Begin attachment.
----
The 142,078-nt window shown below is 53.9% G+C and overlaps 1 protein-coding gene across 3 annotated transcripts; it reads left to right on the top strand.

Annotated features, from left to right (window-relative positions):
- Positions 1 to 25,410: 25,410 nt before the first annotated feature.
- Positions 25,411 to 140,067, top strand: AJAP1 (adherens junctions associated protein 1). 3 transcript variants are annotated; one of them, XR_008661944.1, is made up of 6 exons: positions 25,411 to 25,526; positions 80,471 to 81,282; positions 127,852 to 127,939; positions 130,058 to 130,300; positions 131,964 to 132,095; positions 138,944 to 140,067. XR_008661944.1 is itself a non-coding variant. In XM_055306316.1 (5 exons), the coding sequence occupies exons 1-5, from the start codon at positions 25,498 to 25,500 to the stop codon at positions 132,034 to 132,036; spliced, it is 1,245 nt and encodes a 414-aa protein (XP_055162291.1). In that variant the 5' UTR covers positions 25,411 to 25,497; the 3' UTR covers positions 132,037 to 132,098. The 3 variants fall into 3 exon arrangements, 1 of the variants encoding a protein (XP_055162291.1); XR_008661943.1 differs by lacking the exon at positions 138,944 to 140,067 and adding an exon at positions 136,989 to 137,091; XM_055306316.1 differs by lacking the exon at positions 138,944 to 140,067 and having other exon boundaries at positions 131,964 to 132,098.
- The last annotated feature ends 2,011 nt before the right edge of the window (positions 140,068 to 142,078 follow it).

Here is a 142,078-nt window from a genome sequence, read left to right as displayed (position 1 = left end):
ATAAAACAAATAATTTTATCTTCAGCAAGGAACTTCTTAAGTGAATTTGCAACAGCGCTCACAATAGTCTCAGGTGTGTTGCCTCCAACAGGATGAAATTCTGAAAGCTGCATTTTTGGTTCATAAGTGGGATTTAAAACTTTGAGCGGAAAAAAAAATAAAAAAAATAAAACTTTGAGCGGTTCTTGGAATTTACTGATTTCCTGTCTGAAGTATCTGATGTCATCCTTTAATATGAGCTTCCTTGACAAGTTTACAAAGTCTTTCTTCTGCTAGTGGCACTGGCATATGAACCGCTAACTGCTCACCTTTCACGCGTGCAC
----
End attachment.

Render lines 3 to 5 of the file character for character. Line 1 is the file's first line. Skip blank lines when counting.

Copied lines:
- Positions 1 to 25,410: 25,410 nt before the first annotated feature.
- Positions 25,411 to 140,067, top strand: AJAP1 (adherens junctions associated protein 1). 3 transcript variants are annotated; one of them, XR_008661944.1, is made up of 6 exons: positions 25,411 to 25,526; positions 80,471 to 81,282; positions 127,852 to 127,939; positions 130,058 to 130,300; positions 131,964 to 132,095; positions 138,944 to 140,067. XR_008661944.1 is itself a non-coding variant. In XM_055306316.1 (5 exons), the coding sequence occupies exons 1-5, from the start codon at positions 25,498 to 25,500 to the stop codon at positions 132,034 to 132,036; spliced, it is 1,245 nt and encodes a 414-aa protein (XP_055162291.1). In that variant the 5' UTR covers positions 25,411 to 25,497; the 3' UTR covers positions 132,037 to 132,098. The 3 variants fall into 3 exon arrangements, 1 of the variants encoding a protein (XP_055162291.1); XR_008661943.1 differs by lacking the exon at positions 138,944 to 140,067 and adding an exon at positions 136,989 to 137,091; XM_055306316.1 differs by lacking the exon at positions 138,944 to 140,067 and having other exon boundaries at positions 131,964 to 132,098.
- The last annotated feature ends 2,011 nt before the right edge of the window (positions 140,068 to 142,078 follow it).